My classmate, Rev. John Shettima, is originally from Borno State in Northern Nigeria. This was the birth place of the militant group, Boko Haram. He is the principle of a Christian school in Kaduna but most of his family lives in Yobe. He is also here to study Islam, Christian-Muslim Relations in an attempt to understand his community better in the majority Muslim North.
A few weeks ago, Rev. John lost the 9th, 10th and 11th members of his family to Boko Haram (timeline of attacks). He has said of the 13 he shared in the joy of their coming to Christ, now 10 are dead.
His brother-in-law was a police inspector. He was killed in an attack on the police station.
A week after John’s brother-in-law was buried, John’s sister, who had suffered bullet wounds in her legs during the attack, was finally told of her husband’s passing. I don’t know the details, but during our Arabic class, John received the call that she had also died.
She was four months pregnant.
There are now 31 orphans in John’s family.
Violence like this does not make sense to me. I can’t comprehend the frailty of life around me. On top of militancy, there are fires, road accidents, misdiagnoses that end in untimely death, entirely preventable illnesses, maternal mortality and a whole slew of other crises we just don’t tend to think about in the West. Within this semester, our cohort of six has been affected by just as many deaths of close friends or family. “If I should die before I wake” is a weak prayer here. Every time we leave each other, every time a person is away from the group, we pray for safety and God’s grace and protection. There is reason to give thanks for every new morning, not because of sunshiny optimism, but because there it is ever present on the African conscience that one might not have seen it without God’s present hand while we rested.
My professor from the Netherlands asked me how I was doing with all of this tragedy. I stared at him for a moment, unsure what to say. How was I doing? Did it matter?
“I’m speechless. Truly. I don’t know what to do with all of this except pray, and ask others to join me.”
Shortly after this news, I was assigned a paper on Terrorism in Africa. I researched the major cells, including al-Shabaab and Boko Haram. I could list for your here a slew of political, economic and social reasons why I think violence is so rampant among these groups, particularly in Africa. If you want, I’d be happy to share my paper. That writing process gave me something to say, but it didn’t really give me answers.
I flipped through the Biblical texts of catharsis, lament and comfort, trying to reason through how or what I was supposed to feel. I finally settled on Habakkuk, a succinct book of the prophets. It opens as a plea from a man who feels like a single grain of sand trying to hold back a rushing downpour of oppression and injustice. Fitting for how I was feeling at the time. How I feel most days.
How long, O LORD, must I call for help? But you do not listen!
“Violence is everywhere!” I cry, but you do not come to save.
But God replies to Habakkuk and basically says, “Don’t worry, I’m God. I will bring wrath upon the wicked and those that harm the righteous. But I’m doing in in my time and in my way. You probably won’t even see it happening. But don’t worry, I’m in control. I promise.”
And I realized something terrible yet awesome (in the true sense of the word). God is not just great because He creates, but also because He destroys. Destruction is an awfully difficult, but often necessary task. Wild fires have to burn to create the right conditions for new growth. The story of the great flood is a story of destruction, but it is also a story of new creation in the covenant with Noah. When He destroys, He will build again. But because only God can truly create, only by the directive of God can destruction be pure. It’s when destruction is done outside of the orders of God that it becomes sin. When humans try to play God in controlling the order of the world in a destructive/manipulative way that they become worthy of God’s wrath.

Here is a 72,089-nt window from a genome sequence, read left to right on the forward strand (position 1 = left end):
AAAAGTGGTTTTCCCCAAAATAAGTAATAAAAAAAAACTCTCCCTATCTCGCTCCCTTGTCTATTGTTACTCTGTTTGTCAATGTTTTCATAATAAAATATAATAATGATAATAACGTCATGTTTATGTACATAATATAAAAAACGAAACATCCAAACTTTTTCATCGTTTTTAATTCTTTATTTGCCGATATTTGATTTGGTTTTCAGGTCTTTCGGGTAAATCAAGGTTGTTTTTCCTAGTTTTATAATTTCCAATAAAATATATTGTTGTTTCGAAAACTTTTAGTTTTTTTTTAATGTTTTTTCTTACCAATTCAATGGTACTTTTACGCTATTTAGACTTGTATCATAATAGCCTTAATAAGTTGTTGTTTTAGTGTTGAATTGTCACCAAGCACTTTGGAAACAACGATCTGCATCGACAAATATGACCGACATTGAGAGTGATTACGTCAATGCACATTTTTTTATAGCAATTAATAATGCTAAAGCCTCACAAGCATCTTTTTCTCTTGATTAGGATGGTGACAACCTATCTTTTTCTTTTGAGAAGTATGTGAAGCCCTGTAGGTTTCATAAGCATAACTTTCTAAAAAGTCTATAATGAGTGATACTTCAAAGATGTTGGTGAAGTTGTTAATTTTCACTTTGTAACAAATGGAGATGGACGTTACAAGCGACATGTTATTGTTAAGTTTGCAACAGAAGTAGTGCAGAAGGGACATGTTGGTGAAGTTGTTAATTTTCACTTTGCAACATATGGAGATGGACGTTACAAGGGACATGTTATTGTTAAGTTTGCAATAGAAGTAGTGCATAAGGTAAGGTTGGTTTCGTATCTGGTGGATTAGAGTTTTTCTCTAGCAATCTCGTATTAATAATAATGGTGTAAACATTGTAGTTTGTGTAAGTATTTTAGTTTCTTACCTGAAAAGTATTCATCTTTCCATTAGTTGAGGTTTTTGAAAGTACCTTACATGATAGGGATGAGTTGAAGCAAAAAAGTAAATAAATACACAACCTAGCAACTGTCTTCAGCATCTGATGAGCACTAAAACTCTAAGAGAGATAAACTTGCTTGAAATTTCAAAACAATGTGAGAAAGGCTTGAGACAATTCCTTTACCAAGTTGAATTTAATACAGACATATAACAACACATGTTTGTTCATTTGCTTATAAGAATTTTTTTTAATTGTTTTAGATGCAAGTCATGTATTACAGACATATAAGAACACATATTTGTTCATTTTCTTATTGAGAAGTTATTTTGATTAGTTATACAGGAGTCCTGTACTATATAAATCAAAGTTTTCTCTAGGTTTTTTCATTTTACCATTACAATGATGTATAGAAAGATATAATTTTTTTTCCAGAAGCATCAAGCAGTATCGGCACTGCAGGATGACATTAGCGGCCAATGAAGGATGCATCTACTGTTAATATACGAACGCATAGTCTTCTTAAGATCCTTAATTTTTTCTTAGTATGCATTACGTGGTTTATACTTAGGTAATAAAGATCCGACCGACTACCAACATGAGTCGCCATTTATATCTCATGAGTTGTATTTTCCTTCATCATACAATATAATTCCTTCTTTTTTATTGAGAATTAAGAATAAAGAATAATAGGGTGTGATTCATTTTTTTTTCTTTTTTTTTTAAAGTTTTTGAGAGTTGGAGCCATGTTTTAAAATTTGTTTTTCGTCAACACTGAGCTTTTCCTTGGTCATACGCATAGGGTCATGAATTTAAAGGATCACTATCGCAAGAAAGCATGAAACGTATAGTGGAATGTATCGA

What good is an idol carved by man, or a cast image that deceives you?
How foolish to trust in your own creation -a god that can’t even talk!
-Habakkuk 2: 18
When that forest fire is started by a carelessly thrown cigarette butt, or a reckless arsonist. When children go hungry while the money sent to feed them lines the pockets of government officials. When a man is killed because he went to school to become a doctor, but Western education has been deemed apostasy. When an adolescent is recruited to blow himself up in the name of a war he doesn’t understand in exchange for protection for his family.
These atrocities, more often than not, are man driven, not God made. They occur because of and within worldwide, systematic sin. Yet the violence we see here in this world is just a single immeasurable point on the arch of God’s divine justice . And in the end, God will always bring justice.
Because you have plundered many nations,
now all the survivors will plunder you.
Rev. John returned to class the next day, to all of our surprise. Our professor shook his hand, saw him to his seat, and patted him on the back. He said, “It is well, sir. It is well with my soul.”
Even though the fig trees have no blossoms, and there are no grapes on the vines;
even thought the olive crop fails, and the fields lie empty and barren;
even though the flocks die in the fields, and the cattle barns are empty,
yet I will rejoice in the LORD!
I will be joyful in the God of my salvation!
How do I feel? Inspired. Challenged. Encouraged. Overwhelmed with the courage of my classmates. Above all, in the midst of all this tragedy, I have been given hope that what we are doing here is truly work worth doing.